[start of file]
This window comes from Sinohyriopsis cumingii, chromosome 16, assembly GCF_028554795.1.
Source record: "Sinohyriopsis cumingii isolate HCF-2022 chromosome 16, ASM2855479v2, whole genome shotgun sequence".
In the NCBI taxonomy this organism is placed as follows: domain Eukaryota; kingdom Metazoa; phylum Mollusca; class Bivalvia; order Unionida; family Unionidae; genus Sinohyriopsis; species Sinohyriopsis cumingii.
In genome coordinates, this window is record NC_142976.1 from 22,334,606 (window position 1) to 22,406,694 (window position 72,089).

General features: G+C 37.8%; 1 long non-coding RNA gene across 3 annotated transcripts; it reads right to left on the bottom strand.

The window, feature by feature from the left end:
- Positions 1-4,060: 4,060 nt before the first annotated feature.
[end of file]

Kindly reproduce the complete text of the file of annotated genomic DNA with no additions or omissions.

This window comes from Sinohyriopsis cumingii, chromosome 16, assembly GCF_028554795.1.
Source record: "Sinohyriopsis cumingii isolate HCF-2022 chromosome 16, ASM2855479v2, whole genome shotgun sequence".
In the NCBI taxonomy this organism is placed as follows: domain Eukaryota; kingdom Metazoa; phylum Mollusca; class Bivalvia; order Unionida; family Unionidae; genus Sinohyriopsis; species Sinohyriopsis cumingii.
In genome coordinates, this window is record NC_142976.1 from 22,334,606 (window position 1) to 22,406,694 (window position 72,089).

General features: G+C 37.8%; 1 long non-coding RNA gene across 3 annotated transcripts; it reads right to left on the bottom strand.

The window, feature by feature from the left end:
- Positions 1-4,060: 4,060 nt before the first annotated feature.